I mean hey, Egypt's on, my bucket list.

10. Try out surfing.

It's only natural that somebody from the Ocean State knows how to surf.

11. Learn a new langauge.

Because my little bit of Portuguese, Spanish and Latin isn't cutting it anymore.

12. Travel to a state that I've never been to before.

Fun fact: I've only been to 17 of the 50 states.

13. Go paddle boarding.

Pretty boring but I've never done it.

14. Go scuba diving.

I'm from the Ocean State so I guess I should see the ocean up close and personal.

15. Learn how to line dance.

There's actually a barn in my state that does line dancing, so this one will definitely get crossed off.

16. Go kayaking.

All this water around me and I haven't done a lot of the water activites.

17. Stay the night in a haunted hotel room.

I bet if I got my friends to come with me, it would be like the Suite Life of Zach and Cody episode, minus the ghost coming out of the wall but you never know.

18. Get my palms read.

Because who doesn't want to know their future.

19. Go to a medium.

Like a medium that can communicate with people that have died.

20. Take a helicopter ride.

Air plane: check Helicopter:....

21. Sleep under the stars.

Because sleeping in a tent is more like glamping than camping

22. Just to try new things in my everyday life.

Whether it's trying a new restaurant, getting something different at my usual restaurants, changing my usual style, going on the scary rides at amusement parks, and bringing things I used to do back into my life now.

Cover Image Credit:

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I Have No Label

Labels aren't for everyone, and I'm one of them.

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There's a huge pressure from society for people to know things about themselves—what they want to do with their life, what career they want to be tethered to, where they plan on being five years from now—that we really shouldn't add more pressure by requiring people to know their sexual orientation and gender identity.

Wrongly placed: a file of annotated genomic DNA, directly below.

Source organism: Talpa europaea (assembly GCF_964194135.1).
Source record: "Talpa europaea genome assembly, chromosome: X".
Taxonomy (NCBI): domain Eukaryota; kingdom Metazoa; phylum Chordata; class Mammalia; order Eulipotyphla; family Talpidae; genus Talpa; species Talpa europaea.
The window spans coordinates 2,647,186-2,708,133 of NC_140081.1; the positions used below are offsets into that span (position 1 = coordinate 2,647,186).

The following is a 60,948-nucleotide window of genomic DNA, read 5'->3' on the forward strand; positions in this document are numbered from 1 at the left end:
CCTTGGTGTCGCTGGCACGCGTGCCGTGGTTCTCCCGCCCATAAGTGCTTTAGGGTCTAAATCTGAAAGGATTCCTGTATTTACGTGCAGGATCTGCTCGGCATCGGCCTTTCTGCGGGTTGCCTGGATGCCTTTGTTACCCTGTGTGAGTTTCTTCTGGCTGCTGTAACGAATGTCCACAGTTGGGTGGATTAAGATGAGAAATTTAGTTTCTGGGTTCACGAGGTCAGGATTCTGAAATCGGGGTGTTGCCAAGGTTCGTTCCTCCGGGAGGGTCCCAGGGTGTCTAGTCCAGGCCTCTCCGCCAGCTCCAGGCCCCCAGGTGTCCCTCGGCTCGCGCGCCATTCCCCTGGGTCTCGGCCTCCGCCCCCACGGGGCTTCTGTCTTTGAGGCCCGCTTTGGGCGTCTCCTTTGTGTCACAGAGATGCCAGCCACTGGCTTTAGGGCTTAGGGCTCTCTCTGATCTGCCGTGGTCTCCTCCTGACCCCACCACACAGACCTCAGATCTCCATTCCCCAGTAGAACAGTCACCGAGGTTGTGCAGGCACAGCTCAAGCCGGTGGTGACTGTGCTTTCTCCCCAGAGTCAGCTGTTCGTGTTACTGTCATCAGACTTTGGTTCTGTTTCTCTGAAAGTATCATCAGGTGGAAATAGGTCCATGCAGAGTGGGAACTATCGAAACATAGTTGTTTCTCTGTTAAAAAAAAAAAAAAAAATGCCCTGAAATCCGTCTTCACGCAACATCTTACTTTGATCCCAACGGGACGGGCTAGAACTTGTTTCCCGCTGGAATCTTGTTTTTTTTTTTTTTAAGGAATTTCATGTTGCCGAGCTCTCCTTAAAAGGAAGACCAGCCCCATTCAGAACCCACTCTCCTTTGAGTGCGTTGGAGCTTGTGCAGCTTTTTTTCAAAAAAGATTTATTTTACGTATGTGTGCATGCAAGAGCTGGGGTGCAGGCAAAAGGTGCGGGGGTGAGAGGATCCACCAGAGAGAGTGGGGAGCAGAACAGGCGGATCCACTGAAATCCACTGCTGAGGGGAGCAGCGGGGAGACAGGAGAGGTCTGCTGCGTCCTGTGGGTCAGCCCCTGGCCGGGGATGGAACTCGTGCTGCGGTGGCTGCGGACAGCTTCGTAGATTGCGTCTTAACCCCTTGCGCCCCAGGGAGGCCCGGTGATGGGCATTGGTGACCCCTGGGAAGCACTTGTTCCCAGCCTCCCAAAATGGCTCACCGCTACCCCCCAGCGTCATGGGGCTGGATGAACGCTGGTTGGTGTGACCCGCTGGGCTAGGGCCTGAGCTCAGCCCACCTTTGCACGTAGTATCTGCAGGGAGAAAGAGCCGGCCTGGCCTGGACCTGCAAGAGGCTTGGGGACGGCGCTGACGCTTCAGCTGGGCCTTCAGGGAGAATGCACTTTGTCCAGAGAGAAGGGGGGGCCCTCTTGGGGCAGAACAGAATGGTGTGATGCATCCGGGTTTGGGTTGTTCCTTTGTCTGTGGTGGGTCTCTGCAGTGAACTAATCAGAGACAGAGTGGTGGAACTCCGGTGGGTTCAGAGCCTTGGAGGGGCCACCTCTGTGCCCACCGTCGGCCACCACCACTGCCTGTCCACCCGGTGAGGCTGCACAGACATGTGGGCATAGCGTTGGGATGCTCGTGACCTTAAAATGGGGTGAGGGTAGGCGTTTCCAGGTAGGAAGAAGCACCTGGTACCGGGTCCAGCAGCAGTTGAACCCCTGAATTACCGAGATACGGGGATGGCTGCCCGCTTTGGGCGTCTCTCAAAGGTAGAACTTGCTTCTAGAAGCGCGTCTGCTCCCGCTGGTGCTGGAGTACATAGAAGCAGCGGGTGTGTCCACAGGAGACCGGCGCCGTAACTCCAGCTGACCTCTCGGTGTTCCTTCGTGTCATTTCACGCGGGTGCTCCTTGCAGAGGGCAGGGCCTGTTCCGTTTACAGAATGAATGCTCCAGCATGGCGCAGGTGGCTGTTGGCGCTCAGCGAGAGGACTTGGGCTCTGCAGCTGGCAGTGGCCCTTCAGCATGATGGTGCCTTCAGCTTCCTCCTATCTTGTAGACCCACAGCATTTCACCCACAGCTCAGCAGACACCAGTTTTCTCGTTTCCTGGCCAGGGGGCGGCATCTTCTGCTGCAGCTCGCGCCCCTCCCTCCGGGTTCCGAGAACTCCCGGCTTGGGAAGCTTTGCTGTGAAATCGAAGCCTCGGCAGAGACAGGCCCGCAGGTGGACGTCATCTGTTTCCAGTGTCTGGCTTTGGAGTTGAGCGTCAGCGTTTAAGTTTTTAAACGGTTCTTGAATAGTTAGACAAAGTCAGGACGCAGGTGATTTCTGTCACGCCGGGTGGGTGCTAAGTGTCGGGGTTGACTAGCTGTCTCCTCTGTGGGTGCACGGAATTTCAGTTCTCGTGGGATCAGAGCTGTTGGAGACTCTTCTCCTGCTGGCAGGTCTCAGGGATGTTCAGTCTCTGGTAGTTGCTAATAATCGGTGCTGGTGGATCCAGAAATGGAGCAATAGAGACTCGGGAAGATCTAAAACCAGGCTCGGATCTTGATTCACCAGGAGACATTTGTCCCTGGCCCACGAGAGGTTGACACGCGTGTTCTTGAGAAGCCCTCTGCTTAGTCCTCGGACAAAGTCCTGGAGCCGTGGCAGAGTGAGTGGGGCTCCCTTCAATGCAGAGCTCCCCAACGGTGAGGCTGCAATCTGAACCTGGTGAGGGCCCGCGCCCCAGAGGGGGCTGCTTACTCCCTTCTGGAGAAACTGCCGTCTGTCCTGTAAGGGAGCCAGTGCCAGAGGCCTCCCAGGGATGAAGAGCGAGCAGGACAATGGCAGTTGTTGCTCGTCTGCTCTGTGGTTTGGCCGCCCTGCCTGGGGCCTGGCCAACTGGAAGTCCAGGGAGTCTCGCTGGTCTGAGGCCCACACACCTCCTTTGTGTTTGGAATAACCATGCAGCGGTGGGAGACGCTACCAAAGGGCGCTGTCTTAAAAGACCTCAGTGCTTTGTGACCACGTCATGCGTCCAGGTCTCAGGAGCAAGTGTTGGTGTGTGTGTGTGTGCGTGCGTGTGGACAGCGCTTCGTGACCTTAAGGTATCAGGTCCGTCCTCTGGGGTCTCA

I've always been pretty comfortable with my gender, but my sexuality? I'm still figuring that one out. I grew up in a fairly conservative home, so I was never exposed to the LGBT+ community or anything similar to it. Straight was the only way to go, and I grew up completely fine with that. It's only now that I know I'm not, that I'm realizing some of the things I did, probably should have told me I wasn't sooner.

Thankfully, it was never a huge source of stress for me because I was OK with being straight. I was fine with the idea of only being into men because I mostly still am. It's just that "mostly" bit that has me thrown off.

If I'm not fully into just guys, does that make me bisexual? What's the full difference between them, anyway? What does "bi" really imply, anyway? Two? Which two? Does the "bi" aspect of the word "bisexual" even really matter?

Do people identify as "pansexual" because the distinction of "bi" is misleading since there are more than just two genders?

Speaking of genders, would I date someone whose gender identity doesn't conform to the binary? How about a transgender person? How can I really know this for a fact without dating someone like that?

All of these thoughts gave me countless headaches, and they still do if I think too hard about it. Since I'm still discovering myself, I'm not fully comfortable labeling my sexuality as anything other than "not straight."

That should be totally fine.

If anything, I think this should be encouraged. It puts way less stress on people who are already stressed beyond belief. It shouldn't be something that a person has to know immediately, and they shouldn't have to ever label themselves if they aren't comfortable with it.

Let people explore their sexuality and gender. If they find a label early, let them. They may change it later. They may not. As long as they're happy with it, what does it matter? Why tell them "no?" Even if you're their parent or caregiver, you should at least be fine with them exploring their own identity and figuring their life out.

It's healthy, and ultimately, it will make them a happier person to know they had support for the whole wild ride.

Respect people if they find nothing and choose to stay label-less.